If you don't know what Pro-Ana is, it's an underground movement by mostly adolescent girls promoting anorexia as a lifestyle. If you put Pro-Ana into a search engine, you'll get no hits, because the search engines block the sites the way they block, say, child porn sites. But if you put 'thinspiration' into a search engine, it's a kind of back door into some of these sites.

One of the things the girls do is they compile picture galleries of what they call 'trigger' or 'thinspiration' photos, usually of models (a lot of Kate Moss out there and a lot of Mary Kate as well.) There's a picture that shows up again and again. Rather horrifying.

Is it real?

Is she still alive?

Wednesday, March 22, 2006

Getting with the Program

Bob and I are considering beginning a program of diet and exercise designed to make us healthier, happier people. We haven't exactly come up with a program yet. In the past, I have always taken command when we wanted to eat better. I opted out this time because the we that decided wasn't me for once, but him. I felt if he wanted to eat better, I'd cook it, but he'd have to make all the decisions.

The problem with a program of diet and exercise is that as readers of this blog, you can expect to be bored out of your mind. I'm fond of explaining to people that life-threatening illnesses make reading a blog really compelling. They give life, and the blog, a plot. Plot is usually sorely lacking in blogs.

I suppose if I set a weight loss goal, that would create a plot also, but unlike the arcane nature of a medical emergency, I will have no high tech medical experiences involving strange acronyms or charismatic doctors. Everybody knows about weight loss. If by chance you don't, then you have a marvelous metabolism and no television. I would like to find a weight loss program that was exotic. (Chris Barzak did. He moved to Japan and lost weight. He also had lots of other incredible experiences.) Unfortunately, moving to Japan doesn't look like a viable option for a weight loss program right now.

So any day now I will make a decision about a new name for the blog and start writing snappy blog entries about diet and exercise.

I am not willing to post my weight or my measurements. I'm not even sure that we'll ever actually start a program. We are thinking about it. We really are.

Monday, March 20, 2006


I'm unable to stop collecting. I've been collecting stuff for the hospital, for being sick. Last week I finally made myself contact places where I was originally scheduled to teach or something and say, 'Hey! I'm all right!' But it was hard to do. Risky.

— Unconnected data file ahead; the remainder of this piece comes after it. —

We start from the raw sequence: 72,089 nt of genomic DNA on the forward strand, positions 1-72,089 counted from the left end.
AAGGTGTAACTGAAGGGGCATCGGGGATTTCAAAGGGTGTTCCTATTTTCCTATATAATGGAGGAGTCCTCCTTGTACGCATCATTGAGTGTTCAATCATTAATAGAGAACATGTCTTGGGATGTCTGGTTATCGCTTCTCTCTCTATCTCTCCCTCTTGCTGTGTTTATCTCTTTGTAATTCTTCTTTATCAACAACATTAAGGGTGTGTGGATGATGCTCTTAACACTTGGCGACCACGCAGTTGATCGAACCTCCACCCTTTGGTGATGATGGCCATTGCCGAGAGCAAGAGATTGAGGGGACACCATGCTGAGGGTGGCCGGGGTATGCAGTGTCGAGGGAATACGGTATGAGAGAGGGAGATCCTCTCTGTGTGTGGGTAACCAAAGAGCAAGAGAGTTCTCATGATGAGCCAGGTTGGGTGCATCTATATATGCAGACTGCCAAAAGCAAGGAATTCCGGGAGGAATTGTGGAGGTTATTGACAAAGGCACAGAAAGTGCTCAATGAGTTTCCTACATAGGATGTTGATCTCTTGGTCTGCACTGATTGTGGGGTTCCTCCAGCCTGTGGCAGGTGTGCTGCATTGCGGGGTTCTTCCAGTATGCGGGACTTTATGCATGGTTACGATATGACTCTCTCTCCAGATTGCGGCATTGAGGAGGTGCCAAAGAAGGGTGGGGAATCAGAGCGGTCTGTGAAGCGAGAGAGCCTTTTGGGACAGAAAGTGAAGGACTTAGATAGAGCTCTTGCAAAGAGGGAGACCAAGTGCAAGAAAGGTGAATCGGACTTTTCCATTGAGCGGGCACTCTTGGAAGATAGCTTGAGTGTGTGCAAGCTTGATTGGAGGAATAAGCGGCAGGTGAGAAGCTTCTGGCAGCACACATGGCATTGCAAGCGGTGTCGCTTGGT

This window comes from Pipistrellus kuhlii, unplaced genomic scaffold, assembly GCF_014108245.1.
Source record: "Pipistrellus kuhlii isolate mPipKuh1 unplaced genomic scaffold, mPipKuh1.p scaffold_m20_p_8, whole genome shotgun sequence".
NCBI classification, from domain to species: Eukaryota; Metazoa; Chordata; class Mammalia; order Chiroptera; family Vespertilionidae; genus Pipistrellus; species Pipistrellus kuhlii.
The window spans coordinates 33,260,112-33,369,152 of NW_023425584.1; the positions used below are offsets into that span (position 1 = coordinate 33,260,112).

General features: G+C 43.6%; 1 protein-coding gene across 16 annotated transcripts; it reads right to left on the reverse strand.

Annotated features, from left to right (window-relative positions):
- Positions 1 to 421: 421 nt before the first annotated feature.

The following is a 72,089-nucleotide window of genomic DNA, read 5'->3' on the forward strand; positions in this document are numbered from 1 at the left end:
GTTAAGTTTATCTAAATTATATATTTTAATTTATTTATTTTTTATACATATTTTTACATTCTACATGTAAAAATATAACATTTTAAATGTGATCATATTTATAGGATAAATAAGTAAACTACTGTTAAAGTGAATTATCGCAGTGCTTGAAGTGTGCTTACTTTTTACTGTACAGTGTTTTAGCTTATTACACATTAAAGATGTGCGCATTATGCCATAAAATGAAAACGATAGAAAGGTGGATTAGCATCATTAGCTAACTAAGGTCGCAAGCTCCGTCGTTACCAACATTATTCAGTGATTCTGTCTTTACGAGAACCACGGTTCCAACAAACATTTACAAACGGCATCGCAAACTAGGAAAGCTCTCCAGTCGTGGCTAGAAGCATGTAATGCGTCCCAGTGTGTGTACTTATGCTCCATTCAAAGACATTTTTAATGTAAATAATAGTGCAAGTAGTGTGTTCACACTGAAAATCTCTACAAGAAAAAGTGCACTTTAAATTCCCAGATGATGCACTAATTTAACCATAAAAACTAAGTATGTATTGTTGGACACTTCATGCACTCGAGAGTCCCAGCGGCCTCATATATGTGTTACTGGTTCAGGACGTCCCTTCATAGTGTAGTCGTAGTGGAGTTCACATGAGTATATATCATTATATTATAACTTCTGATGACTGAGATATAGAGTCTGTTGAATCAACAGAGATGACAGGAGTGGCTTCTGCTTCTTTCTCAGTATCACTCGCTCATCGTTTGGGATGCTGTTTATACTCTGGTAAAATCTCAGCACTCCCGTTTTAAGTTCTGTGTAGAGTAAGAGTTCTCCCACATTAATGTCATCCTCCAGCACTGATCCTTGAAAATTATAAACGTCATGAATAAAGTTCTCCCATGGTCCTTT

When I was first diagnosed with Hodgkins, I felt weird telling people I was sick. And I couldn't use the word cancer because it seemed wrong, like claiming a distinction I didn't deserve. Sure, sure, Hodgkins Lymphoma is a malignancy, but compared to breast cancer, or colon cancer, or worse, lung cancer or pancreatic cancer, it wasn't really a big deal. I mean, I'd spend six to eight months having an interesting and sometimes uncomfortable experience and then I'd be done. There were times during treatment where I would find myself thinking, 'this chemo stuff is so unhealthy, I shouldn't be doing this.' And then I'd catch myself and think, 'you idiot, if you didn't do this, you'd die.'

When Dr. Schnur called and said something had shown up on my CT Scan, I knew that it was Hodgkins, and I knew this time, I was sick. Well, I was half right. It wasn't Hodgkins. Technically, I was sick, although I didn't feel sick. But mentally I went places I hadn't really gone when I was diagnosed the first time. Now I can't shake the feeling. I walk on eggshells. I can't convince myself I'm not sick.

Part of it is that I have a persistent sore throat and fatigue. Or is that hypervigilence? (The politically correct term for hypochondria.) Maybe it's symptoms. Maybe it's anxiousness.

The four weeks I thought I was relapsing were hard. At first we were careful not to make too much of the news--the tests were preliminary after all. But I knew what the test meant. And I was pregnant with the secret I was carrying, just as I was carrying silent and secret disease. Then after the PET Scan I had to start arranging my life to a new reality. Emailing people and telling them. Changing the blog. Meeting with doctors and getting more tests and meeting with still more doctors. It simplified life down to one thing, a very important thing. I clamped a lid on my feelings. At week two, I'd go to a doctor's office and they'd take my blood pressure and it would be high (at least for me.) By week four, my blood pressure was back to it's usual low. I learned a lot about being a patient during the first bout and there was a familiarity.

And, of course, I was important. The center of a life or death drama. I wish I could tell you that didn't matter, but it does. An enormous medical establishment was moving to do tremendous things to and for me. Everybody wanted to talk about me. About my illness, my sedimentation rates, my pulmonary function, my plans.

Leaving this behind was both a tremendous relief and very disorienting. How do I explain to any sane person that I am celebrating and mourning?

It was a little like a bomb went off in the middle of my life. It's amazing how well things have been repaired. But I keep flinching at loud noises. The best thing so far has been work. I'm working on a freelance project and like all these projects, it is a drama of its own.

Saturday, March 18, 2006

What I'm Doing in Wisconsin

The Futuristic and the Fantastical—From Genre to Mainstream

Maureen McHugh

Recommended Reading:The Minotaur Takes a Cigarette Break by Steven Sherrill. The opening sentence of this novel set in the trailer parks of the sun drenched south: “The Minotaur sits on an empty pickle bucket blowing smoke through bullish nostrils.”